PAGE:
Even though they’re fans of elaborate tasting menus and clever wine pairings, neither Lauren Kastner nor Kaylee Fishman has ever really felt at ease seated at one of the city’s high-end establishments. So, when the best friends decided to open their own restaurant on a southern stretch of St-Laurent Boulevard, they knew they wanted to preserve certain elements of the fine dining experience — but transpose them to a less formal setting.
Once open (in June, if coronavirus restrictions slacken in time), restaurant 1583 will host one group of up to 12 diners per night for what the pair hopes more closely approximates an intimate, no-rules dinner party in an artsy loft than a white tablecloth evening in a pristinely manicured Old Montreal haunt.
“This is the kind of space for someone who doesn’t necessarily feel like they belong in a fine dining restaurant, but would appreciate its food. I’m an elbows-on-the-table kind of person, and I don’t really know how to properly use a fork and knife, so it never was the right situation for me,” Kastner, who will be handling the front of house, says.
As a patron, Fishman may not gravitate toward fine dining establishments either, but she has worked in the kitchens of several, including Old Montreal mainstay Le Club Chasse et Pêche and now-defunct, though memorably refined Hvor. After executing other chefs' visions for years, she says she’s eager to take the reins, serving up what she describes as “a big family dinner, but in a very upscale fine dining way.” For Fishman, family-infused fare essentially translates to the Jewish flavours of her childhood, though the Canadian and Nordic kitchens in which she earned her stripes inevitably filter through.
1583’s tasting menu will change regularly according to seasonal shifts, the vagaries of local produce, and Fishman’s instincts, but to start, she’s proposing a multi-course sequence including dishes like egg drop soup freckled with matzah chips; pierogi filled with lamb, crème fraiche, and apple; a deconstructed fondue with rapini and Manchego; and for dessert, a whoopie pie made with dark chocolate, tobacco cream, and berry jelly. Wine pairings are available, as are cocktails served before and after dinner in a dedicated bar area.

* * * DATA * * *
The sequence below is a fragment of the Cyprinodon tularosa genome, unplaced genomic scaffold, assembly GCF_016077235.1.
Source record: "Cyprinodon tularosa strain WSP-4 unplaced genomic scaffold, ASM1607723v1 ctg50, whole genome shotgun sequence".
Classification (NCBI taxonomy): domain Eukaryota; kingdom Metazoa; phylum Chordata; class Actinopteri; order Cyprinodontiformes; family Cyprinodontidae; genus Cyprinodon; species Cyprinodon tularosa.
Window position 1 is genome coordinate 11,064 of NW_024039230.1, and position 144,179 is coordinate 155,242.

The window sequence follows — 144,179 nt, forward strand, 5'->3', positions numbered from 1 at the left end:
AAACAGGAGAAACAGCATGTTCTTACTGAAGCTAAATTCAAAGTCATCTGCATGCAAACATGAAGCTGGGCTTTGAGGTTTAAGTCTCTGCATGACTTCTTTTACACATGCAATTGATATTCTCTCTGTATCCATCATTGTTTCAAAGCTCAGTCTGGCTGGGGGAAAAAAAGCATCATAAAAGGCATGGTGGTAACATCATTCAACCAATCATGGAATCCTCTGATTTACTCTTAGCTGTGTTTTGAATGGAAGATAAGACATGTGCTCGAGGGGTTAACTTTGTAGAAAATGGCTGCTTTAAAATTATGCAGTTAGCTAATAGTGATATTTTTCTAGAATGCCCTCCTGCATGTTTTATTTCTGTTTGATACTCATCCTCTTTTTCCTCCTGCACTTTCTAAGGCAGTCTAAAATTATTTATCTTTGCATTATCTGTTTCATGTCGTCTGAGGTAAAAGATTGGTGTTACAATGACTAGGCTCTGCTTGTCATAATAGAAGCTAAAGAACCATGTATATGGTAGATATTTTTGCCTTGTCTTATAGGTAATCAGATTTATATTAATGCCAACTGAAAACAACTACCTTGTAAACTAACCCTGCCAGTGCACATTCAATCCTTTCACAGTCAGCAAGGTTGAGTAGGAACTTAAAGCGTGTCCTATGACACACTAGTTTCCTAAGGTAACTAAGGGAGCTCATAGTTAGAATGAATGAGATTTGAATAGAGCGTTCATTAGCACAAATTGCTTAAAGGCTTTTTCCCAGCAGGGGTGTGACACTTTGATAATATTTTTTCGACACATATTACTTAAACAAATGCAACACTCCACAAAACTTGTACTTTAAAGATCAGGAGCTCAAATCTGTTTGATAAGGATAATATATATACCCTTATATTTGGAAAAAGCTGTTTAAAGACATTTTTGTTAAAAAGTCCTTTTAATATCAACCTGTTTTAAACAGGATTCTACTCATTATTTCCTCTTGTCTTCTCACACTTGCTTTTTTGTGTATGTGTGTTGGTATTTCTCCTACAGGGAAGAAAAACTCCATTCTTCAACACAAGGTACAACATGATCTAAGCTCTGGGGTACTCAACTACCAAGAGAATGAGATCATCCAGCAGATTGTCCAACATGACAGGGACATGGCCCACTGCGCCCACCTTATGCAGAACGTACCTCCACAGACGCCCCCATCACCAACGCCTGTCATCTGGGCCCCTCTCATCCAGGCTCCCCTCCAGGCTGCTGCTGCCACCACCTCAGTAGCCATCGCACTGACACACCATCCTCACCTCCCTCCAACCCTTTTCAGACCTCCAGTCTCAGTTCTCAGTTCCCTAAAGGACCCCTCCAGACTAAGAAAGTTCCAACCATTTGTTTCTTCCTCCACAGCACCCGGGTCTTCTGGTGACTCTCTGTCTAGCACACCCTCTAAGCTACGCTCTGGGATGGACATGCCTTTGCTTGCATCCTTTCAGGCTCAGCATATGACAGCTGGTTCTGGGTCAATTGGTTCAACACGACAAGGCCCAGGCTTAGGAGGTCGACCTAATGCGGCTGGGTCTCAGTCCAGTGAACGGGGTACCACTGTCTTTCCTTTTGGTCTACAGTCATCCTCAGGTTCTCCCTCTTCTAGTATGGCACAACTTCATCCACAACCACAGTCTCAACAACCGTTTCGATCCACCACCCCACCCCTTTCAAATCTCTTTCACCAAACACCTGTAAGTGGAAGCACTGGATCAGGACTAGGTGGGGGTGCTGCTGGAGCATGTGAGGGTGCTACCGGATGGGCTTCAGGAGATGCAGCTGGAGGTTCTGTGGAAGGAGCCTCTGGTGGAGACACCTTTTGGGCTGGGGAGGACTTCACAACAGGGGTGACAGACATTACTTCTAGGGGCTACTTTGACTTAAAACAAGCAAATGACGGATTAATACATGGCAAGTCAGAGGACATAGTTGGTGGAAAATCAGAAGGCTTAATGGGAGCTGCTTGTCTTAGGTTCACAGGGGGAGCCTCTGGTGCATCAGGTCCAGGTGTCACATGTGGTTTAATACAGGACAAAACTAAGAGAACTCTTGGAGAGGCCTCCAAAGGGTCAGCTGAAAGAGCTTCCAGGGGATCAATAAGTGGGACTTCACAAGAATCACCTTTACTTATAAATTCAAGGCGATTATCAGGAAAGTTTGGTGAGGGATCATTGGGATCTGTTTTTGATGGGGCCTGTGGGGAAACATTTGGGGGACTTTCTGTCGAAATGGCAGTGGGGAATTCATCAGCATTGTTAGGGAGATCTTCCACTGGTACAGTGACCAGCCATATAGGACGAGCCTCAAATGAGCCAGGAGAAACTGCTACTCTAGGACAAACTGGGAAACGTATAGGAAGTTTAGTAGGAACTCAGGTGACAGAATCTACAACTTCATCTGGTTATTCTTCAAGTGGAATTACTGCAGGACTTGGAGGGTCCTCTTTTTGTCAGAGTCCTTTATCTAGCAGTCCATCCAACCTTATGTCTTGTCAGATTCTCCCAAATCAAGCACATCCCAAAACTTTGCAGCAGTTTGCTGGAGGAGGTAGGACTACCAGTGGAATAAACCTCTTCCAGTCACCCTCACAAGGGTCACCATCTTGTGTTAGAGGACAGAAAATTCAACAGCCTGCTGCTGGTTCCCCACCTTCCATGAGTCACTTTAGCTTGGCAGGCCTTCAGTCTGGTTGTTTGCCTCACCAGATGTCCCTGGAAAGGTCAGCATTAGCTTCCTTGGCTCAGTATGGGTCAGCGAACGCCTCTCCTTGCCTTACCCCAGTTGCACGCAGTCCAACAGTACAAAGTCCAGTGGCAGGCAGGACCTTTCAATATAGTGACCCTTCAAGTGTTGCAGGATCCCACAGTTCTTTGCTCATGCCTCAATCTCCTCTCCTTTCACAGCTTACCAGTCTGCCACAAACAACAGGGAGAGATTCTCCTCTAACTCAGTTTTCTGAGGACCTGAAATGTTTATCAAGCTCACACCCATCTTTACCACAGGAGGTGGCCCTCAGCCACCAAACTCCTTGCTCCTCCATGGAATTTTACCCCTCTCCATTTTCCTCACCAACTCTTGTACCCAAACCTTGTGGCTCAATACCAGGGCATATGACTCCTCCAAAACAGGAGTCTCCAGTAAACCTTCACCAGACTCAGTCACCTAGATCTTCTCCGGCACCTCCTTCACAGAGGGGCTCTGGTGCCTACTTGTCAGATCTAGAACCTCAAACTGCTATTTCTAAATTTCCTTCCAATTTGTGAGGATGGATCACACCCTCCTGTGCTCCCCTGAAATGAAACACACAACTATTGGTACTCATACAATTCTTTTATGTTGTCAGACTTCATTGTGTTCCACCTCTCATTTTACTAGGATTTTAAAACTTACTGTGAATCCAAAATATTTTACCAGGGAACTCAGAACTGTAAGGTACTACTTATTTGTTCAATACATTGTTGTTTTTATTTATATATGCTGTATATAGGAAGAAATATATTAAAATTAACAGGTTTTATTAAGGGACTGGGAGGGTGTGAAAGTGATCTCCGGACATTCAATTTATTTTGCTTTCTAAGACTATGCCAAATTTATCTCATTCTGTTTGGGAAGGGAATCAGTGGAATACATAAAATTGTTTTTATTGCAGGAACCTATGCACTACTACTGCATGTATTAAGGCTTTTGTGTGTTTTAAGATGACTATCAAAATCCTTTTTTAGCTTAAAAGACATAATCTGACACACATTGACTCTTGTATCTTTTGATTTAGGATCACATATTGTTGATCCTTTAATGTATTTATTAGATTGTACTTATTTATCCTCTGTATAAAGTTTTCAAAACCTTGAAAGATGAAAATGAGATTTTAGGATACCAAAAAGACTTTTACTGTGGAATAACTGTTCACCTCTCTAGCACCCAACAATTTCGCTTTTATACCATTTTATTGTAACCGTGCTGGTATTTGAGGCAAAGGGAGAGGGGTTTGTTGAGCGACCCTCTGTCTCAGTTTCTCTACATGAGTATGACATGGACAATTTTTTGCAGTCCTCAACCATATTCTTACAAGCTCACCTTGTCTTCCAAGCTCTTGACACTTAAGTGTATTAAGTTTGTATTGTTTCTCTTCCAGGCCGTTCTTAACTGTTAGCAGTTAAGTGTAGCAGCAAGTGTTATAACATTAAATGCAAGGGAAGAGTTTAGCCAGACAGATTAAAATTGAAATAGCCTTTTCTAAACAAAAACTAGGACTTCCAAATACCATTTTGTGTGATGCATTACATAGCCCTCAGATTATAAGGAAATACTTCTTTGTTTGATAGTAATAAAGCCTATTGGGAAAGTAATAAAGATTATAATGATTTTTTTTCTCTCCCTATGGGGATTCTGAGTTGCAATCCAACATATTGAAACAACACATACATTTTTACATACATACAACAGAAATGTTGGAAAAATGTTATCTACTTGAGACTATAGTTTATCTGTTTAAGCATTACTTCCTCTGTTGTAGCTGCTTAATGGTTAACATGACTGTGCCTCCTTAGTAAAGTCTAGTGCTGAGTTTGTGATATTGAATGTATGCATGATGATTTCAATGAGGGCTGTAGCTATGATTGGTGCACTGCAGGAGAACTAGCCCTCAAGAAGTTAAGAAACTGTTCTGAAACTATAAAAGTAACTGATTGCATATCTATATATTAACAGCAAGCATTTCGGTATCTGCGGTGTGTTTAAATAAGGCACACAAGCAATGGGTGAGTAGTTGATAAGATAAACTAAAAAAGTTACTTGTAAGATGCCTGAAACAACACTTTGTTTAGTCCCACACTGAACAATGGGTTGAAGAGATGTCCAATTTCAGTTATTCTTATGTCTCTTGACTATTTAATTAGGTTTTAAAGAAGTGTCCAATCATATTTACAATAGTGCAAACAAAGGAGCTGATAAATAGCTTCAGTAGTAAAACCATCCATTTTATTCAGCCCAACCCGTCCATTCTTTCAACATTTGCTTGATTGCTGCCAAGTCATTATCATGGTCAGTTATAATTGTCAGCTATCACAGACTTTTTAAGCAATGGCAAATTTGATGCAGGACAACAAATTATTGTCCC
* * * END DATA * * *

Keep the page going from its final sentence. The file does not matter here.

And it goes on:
Kastner and Fishman have spent months renovating the space themselves, hoping it’ll project a 1970s punk, do-it-yourself aesthetic. That’s interspersed with the works of contemporary Montreal artists, including Trevor Yardley-Jones and Maia Faddoul, as well as objects, like vintage Montreal concert posters, left behind by one of the space’s prior occupants: Dutchy’s Record Cave.
The pair had been working on the space, nestled above bar Pamplemousse on the eastern edge of Quartier des Spectacles, for nearly three months before learning that it had once “been a hub for the city’s underground punk scene,” Kastner says, explaining that Dutchy’s sold records and show tickets, and was a regular set for music videos of the era. “We definitely felt like it was kismet that we happened to find this spot.”
However, at $225 a head (without the alcohol), 1583’s dinner parties certainly aren’t for everyone. Though steep, the price tag does deliver more — namely, a private space and a dedicated chef for an entire evening — than it might at one of the city’s other fine dining establishments. Plus, emerging from months of confinement, diners may take more quickly to the idea of dining out with friends if it means not having to contend with the proximity of strangers doing the same. And in this case, they won’t be turned away for arriving in their sweats.
1583, located at 1583 St-Laurent, is currently accepting reservations for groups of 8 to 12, starting on June 3, pending government coronavirus regulations.